The premiere of a new work by Oliver Knussen is always a major occasion, with each meticulously created statement the hard-won prize of a ceaseless creative perfectionism. The composer’s first work since Ophelia’s Last Dance in 2010, Reflection was unveiled by its dedicatees Tamsin Waley-Cohen and Huw Watkins on 3 October at Birmingham Town Hall.
This ravishing 8-minute work for violin and piano is made up of various kinds of musical reflection: melody reflected in its inversion; a six-note mode reflected in its complement; and the relationships between the three main parts of the piece, which are in a way varied reflections of each other.
There are some reflections in water, too, and the work’s opus number (31a) suggests a relationship to Knussen’s as yet unfinished Cleveland Pictures: ‘The main melody began as a response to Gauguin’s painting of a Breton woman swimming’, he says, ‘and there is also, perhaps, an echo of the lonely underwater world of an ondine, eventually breaking the surface at the end of the piece.’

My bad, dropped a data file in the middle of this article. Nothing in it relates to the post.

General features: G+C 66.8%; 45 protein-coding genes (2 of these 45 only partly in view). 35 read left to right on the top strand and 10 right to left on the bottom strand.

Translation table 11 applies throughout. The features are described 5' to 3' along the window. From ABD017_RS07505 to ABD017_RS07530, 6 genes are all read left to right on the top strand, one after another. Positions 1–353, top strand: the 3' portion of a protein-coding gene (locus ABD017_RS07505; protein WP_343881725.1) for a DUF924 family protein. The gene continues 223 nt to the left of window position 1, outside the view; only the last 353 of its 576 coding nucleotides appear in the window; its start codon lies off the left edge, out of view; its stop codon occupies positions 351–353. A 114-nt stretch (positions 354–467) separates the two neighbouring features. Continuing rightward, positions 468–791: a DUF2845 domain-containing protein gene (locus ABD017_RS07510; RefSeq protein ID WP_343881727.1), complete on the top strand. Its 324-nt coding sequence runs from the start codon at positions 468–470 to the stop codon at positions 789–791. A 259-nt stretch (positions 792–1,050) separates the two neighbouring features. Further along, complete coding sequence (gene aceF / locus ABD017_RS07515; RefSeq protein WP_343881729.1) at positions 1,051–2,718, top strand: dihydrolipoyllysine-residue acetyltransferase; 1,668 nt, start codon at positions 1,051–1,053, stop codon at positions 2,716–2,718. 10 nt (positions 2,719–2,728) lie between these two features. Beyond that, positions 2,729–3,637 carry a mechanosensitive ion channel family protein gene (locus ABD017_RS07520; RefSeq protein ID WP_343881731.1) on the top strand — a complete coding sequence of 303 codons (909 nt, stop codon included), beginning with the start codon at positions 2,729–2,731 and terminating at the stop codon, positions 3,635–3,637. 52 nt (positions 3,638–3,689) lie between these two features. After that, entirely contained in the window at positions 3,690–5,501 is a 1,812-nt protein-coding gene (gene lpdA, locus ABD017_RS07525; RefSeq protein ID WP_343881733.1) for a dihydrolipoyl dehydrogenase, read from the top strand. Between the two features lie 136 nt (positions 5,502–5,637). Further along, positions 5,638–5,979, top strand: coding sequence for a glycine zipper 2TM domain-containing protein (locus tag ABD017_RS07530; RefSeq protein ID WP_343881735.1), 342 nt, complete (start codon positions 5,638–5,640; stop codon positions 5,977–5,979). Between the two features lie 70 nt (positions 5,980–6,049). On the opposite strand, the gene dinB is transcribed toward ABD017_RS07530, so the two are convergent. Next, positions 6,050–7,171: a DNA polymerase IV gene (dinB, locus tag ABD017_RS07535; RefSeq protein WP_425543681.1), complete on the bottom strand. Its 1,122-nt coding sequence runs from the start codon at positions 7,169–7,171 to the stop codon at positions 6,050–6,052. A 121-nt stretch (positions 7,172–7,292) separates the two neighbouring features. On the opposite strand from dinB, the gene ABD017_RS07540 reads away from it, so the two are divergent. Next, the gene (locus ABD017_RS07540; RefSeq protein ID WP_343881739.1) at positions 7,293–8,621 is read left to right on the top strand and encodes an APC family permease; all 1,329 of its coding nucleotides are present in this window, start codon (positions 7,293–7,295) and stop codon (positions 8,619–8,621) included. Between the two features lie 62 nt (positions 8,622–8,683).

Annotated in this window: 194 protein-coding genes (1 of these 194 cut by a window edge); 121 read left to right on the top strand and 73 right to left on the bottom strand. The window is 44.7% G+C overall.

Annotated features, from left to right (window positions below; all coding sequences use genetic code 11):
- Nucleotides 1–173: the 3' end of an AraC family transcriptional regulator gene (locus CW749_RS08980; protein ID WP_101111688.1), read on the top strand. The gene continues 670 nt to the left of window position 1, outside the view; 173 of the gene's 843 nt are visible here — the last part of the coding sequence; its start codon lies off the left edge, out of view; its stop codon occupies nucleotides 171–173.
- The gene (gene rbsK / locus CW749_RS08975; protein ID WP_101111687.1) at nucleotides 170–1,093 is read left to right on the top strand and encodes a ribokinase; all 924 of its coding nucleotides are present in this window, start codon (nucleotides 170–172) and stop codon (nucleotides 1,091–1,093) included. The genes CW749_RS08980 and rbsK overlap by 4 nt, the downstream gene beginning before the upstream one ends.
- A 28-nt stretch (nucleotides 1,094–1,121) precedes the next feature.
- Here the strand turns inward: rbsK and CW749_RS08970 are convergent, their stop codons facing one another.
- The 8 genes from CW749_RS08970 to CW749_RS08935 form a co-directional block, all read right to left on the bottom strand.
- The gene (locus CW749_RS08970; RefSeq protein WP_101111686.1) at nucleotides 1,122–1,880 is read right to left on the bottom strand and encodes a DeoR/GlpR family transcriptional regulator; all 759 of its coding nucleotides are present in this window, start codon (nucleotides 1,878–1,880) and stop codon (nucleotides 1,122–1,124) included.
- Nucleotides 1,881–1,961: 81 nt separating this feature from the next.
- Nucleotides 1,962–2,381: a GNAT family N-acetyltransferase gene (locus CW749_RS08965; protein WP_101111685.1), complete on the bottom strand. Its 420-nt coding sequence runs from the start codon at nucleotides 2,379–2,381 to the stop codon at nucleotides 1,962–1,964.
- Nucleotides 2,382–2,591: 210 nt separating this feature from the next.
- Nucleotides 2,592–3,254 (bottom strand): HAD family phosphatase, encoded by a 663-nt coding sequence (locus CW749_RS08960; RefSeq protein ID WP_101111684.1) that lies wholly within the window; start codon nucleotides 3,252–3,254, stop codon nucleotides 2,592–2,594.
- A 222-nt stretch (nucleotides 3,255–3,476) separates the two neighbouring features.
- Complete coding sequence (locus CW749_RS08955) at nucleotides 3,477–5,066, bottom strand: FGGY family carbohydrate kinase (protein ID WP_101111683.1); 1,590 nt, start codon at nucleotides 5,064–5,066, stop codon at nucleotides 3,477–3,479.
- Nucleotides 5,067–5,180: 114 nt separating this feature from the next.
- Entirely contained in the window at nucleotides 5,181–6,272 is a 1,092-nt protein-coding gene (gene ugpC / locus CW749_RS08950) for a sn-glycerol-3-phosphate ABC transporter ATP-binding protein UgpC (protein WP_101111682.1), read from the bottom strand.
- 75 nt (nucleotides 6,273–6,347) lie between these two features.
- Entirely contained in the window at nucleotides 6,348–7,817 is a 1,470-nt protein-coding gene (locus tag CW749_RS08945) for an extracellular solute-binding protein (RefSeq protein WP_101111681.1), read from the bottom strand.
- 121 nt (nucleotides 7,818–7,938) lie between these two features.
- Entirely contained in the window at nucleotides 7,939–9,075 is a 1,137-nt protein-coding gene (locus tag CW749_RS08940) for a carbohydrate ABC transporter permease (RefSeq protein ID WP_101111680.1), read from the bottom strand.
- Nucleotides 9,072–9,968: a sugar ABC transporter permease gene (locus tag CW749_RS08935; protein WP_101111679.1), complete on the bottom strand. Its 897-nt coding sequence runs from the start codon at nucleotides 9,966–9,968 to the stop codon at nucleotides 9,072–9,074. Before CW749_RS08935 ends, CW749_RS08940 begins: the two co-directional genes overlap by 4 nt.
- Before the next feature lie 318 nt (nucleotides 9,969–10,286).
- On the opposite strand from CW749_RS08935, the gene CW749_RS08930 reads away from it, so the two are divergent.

Reflection was commissioned by Town Hall, Symphony Hall and the European Concert Hall Organisation in memory of Lyndon Jenkins. It is currently being toured to many of Europe’s most prestigious halls as part of the ECHO Rising Stars series.
‘This beautifully crafted work is made of tiny aural brushstrokes suggesting water: ripples mirroring each other and bursting out in expression and ecstatic high lines.’
The Observer (Fiona Maddocks), 27 February 2017
‘Much more substantial than its short duration might suggest… Knussen’s writing has a marvellous fluidity.’
The Daily Telegraph (John Alison), 22 February 2017
‘This short piece has it all… compelling concision.’
Die Welt, 1 February 2017
Reflection will also feature at the 2017 Aldeburgh Festival, which has also announced another new work by Knussen, O Hototogisu, which will be premiered by Claire Booth and the Birmingham Contemporary Music Group conducted by the composer on 23 June. A tribute to Stephen and Jackie Newbould (the former directors and creative spirits behind BCMG), the work is a setting of haiku in the composer’s own translations for soprano, solo flute and ensemble. The work will receive its London premiere on 16 September at Milton Court.